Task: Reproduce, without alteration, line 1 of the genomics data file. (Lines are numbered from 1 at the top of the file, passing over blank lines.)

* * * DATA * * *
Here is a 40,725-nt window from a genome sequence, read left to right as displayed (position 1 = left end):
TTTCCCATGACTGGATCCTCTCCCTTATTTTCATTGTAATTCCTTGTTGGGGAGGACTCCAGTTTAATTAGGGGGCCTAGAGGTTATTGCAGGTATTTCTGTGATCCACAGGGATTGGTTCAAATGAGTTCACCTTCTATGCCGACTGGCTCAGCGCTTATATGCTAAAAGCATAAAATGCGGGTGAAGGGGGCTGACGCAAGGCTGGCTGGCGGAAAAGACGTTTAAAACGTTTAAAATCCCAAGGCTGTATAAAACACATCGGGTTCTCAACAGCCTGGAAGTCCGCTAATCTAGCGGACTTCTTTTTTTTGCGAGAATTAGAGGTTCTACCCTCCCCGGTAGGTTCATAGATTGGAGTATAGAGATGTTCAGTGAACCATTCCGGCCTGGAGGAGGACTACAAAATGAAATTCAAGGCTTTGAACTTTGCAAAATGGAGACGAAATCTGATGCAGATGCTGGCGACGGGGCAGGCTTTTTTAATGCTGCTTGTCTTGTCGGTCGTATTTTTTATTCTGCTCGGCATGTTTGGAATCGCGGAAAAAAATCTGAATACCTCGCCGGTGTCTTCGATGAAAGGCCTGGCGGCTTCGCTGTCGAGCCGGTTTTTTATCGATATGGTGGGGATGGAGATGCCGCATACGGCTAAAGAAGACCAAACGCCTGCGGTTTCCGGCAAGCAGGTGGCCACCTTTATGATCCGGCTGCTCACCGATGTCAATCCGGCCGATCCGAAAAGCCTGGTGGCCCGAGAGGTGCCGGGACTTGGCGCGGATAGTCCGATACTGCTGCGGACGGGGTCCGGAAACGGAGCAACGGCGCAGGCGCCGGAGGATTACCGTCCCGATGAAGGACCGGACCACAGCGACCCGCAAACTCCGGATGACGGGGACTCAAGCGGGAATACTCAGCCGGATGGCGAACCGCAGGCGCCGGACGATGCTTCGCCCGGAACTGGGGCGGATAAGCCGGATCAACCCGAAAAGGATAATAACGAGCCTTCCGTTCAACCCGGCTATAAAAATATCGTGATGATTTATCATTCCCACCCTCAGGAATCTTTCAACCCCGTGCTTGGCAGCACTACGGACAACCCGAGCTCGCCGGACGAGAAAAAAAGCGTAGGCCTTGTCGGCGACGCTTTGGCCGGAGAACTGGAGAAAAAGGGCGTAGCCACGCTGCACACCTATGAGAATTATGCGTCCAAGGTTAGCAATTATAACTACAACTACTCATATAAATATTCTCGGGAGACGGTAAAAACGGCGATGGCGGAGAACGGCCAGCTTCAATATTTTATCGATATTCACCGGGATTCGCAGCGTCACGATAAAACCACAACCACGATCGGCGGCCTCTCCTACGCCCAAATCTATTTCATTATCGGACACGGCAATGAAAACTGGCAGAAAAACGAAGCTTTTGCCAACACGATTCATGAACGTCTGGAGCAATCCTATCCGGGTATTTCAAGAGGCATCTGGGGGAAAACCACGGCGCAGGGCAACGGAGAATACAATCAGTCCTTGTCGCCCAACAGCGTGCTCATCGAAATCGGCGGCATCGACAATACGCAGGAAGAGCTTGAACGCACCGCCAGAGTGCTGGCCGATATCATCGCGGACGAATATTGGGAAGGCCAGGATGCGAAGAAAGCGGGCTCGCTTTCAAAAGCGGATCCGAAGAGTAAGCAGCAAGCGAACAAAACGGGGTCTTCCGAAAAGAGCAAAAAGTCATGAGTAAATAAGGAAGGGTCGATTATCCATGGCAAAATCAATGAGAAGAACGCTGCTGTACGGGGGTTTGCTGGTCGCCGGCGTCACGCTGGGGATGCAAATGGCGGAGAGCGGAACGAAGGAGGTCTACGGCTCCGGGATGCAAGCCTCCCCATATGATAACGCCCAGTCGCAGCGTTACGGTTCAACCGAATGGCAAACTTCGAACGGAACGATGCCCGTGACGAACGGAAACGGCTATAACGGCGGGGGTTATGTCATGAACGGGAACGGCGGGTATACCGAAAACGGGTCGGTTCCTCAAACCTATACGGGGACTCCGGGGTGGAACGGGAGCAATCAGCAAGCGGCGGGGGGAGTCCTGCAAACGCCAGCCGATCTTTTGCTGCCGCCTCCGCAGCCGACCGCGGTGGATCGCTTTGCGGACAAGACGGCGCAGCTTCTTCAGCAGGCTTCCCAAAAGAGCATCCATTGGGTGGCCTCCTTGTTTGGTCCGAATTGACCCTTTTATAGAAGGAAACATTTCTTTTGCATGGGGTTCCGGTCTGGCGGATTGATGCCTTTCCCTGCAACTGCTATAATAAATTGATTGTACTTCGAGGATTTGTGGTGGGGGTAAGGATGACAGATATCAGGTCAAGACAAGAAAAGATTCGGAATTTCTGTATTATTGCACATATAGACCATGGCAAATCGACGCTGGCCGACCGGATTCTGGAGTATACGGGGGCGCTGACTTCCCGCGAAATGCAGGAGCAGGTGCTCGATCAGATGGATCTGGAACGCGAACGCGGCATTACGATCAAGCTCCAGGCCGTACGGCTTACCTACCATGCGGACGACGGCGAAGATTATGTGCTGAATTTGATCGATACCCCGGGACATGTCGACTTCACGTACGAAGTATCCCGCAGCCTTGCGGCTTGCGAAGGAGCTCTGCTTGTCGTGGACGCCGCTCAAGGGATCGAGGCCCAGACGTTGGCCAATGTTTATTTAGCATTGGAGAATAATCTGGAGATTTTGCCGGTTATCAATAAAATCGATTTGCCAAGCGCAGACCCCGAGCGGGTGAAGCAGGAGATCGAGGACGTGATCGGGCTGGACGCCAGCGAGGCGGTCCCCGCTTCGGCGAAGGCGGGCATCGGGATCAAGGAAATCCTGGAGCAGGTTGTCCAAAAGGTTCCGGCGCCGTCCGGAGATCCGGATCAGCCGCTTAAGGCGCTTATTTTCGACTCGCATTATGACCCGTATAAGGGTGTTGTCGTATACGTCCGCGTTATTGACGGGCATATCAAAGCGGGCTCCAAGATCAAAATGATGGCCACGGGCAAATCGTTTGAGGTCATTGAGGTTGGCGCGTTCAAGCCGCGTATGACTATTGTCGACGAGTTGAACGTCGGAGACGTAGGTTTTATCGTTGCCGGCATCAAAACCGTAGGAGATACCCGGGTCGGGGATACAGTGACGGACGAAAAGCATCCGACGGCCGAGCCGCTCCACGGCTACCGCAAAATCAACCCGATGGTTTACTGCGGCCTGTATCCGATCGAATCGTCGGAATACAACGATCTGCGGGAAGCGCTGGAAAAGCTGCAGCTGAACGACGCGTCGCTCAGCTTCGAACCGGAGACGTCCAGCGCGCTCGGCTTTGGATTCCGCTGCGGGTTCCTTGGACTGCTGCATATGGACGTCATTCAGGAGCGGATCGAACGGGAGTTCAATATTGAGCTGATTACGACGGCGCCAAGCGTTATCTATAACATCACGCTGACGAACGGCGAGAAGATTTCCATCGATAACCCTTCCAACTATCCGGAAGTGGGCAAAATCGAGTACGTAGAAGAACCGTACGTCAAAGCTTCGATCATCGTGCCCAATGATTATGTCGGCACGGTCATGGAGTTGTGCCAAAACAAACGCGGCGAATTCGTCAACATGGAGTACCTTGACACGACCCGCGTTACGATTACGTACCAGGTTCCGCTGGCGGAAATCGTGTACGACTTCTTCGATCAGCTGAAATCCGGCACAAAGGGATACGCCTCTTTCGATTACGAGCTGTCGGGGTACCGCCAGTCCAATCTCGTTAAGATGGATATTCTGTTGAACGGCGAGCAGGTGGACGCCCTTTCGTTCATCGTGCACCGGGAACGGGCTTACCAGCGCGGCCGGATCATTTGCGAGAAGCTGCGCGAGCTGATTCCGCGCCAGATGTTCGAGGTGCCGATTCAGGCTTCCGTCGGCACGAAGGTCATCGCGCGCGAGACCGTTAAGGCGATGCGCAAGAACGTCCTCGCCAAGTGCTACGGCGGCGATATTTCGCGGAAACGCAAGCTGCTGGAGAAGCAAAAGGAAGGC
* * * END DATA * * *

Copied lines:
Here is a 40,725-nt window from a genome sequence, read left to right as displayed (position 1 = left end):